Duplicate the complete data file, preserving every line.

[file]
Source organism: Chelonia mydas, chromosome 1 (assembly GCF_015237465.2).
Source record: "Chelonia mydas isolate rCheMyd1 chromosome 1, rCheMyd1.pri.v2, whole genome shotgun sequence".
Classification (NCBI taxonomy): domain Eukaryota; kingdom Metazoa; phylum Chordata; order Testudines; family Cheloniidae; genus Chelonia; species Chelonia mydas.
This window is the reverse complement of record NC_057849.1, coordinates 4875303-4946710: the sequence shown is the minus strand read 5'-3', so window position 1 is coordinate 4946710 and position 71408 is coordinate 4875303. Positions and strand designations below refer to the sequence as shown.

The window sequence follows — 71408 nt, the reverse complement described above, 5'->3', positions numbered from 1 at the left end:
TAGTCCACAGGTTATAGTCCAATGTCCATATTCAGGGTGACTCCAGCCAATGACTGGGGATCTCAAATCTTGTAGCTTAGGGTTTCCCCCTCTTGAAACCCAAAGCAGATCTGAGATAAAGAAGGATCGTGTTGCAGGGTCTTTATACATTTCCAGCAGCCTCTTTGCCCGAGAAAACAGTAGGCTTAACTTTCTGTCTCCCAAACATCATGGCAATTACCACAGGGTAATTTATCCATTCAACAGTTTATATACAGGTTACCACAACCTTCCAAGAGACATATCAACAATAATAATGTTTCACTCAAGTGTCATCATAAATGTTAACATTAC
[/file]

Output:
Source organism: Chelonia mydas, chromosome 1 (assembly GCF_015237465.2).
Source record: "Chelonia mydas isolate rCheMyd1 chromosome 1, rCheMyd1.pri.v2, whole genome shotgun sequence".
Classification (NCBI taxonomy): domain Eukaryota; kingdom Metazoa; phylum Chordata; order Testudines; family Cheloniidae; genus Chelonia; species Chelonia mydas.
This window is the reverse complement of record NC_057849.1, coordinates 4875303-4946710: the sequence shown is the minus strand read 5'-3', so window position 1 is coordinate 4946710 and position 71408 is coordinate 4875303. Positions and strand designations below refer to the sequence as shown.

The window sequence follows — 71408 nt, the reverse complement described above, 5'->3', positions numbered from 1 at the left end:
TAGTCCACAGGTTATAGTCCAATGTCCATATTCAGGGTGACTCCAGCCAATGACTGGGGATCTCAAATCTTGTAGCTTAGGGTTTCCCCCTCTTGAAACCCAAAGCAGATCTGAGATAAAGAAGGATCGTGTTGCAGGGTCTTTATACATTTCCAGCAGCCTCTTTGCCCGAGAAAACAGTAGGCTTAACTTTCTGTCTCCCAAACATCATGGCAATTACCACAGGGTAATTTATCCATTCAACAGTTTATATACAGGTTACCACAACCTTCCAAGAGACATATCAACAATAATAATGTTTCACTCAAGTGTCATCATAAATGTTAACATTAC